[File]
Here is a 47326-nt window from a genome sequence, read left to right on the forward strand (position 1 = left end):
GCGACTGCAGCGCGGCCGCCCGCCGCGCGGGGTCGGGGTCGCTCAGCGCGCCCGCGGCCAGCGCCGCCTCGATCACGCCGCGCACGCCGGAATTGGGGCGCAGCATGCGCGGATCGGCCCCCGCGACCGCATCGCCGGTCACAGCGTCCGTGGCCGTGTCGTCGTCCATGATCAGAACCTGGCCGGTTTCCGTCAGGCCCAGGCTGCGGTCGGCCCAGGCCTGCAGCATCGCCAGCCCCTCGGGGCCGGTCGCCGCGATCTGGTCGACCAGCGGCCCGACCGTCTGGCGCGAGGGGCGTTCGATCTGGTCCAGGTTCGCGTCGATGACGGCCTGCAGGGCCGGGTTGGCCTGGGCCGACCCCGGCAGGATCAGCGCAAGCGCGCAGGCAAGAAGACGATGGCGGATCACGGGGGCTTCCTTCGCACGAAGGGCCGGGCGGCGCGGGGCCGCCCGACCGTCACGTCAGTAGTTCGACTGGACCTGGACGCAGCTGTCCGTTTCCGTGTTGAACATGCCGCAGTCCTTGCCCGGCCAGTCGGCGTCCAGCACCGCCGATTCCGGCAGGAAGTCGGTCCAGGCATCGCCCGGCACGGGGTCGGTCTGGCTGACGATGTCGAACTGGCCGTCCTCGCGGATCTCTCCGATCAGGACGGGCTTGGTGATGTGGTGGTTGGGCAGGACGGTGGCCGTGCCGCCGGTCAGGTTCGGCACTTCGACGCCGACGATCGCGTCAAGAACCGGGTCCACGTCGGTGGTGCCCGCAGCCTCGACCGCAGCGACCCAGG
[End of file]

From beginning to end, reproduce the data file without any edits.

Here is a 47326-nt window from a genome sequence, read left to right on the forward strand (position 1 = left end):
GCGACTGCAGCGCGGCCGCCCGCCGCGCGGGGTCGGGGTCGCTCAGCGCGCCCGCGGCCAGCGCCGCCTCGATCACGCCGCGCACGCCGGAATTGGGGCGCAGCATGCGCGGATCGGCCCCCGCGACCGCATCGCCGGTCACAGCGTCCGTGGCCGTGTCGTCGTCCATGATCAGAACCTGGCCGGTTTCCGTCAGGCCCAGGCTGCGGTCGGCCCAGGCCTGCAGCATCGCCAGCCCCTCGGGGCCGGTCGCCGCGATCTGGTCGACCAGCGGCCCGACCGTCTGGCGCGAGGGGCGTTCGATCTGGTCCAGGTTCGCGTCGATGACGGCCTGCAGGGCCGGGTTGGCCTGGGCCGACCCCGGCAGGATCAGCGCAAGCGCGCAGGCAAGAAGACGATGGCGGATCACGGGGGCTTCCTTCGCACGAAGGGCCGGGCGGCGCGGGGCCGCCCGACCGTCACGTCAGTAGTTCGACTGGACCTGGACGCAGCTGTCCGTTTCCGTGTTGAACATGCCGCAGTCCTTGCCCGGCCAGTCGGCGTCCAGCACCGCCGATTCCGGCAGGAAGTCGGTCCAGGCATCGCCCGGCACGGGGTCGGTCTGGCTGACGATGTCGAACTGGCCGTCCTCGCGGATCTCTCCGATCAGGACGGGCTTGGTGATGTGGTGGTTGGGCAGGACGGTGGCCGTGCCGCCGGTCAGGTTCGGCACTTCGACGCCGACGATCGCGTCAAGAACCGGGTCCACGTCGGTGGTGCCCGCAGCCTCGACCGCAGCGACCCAGG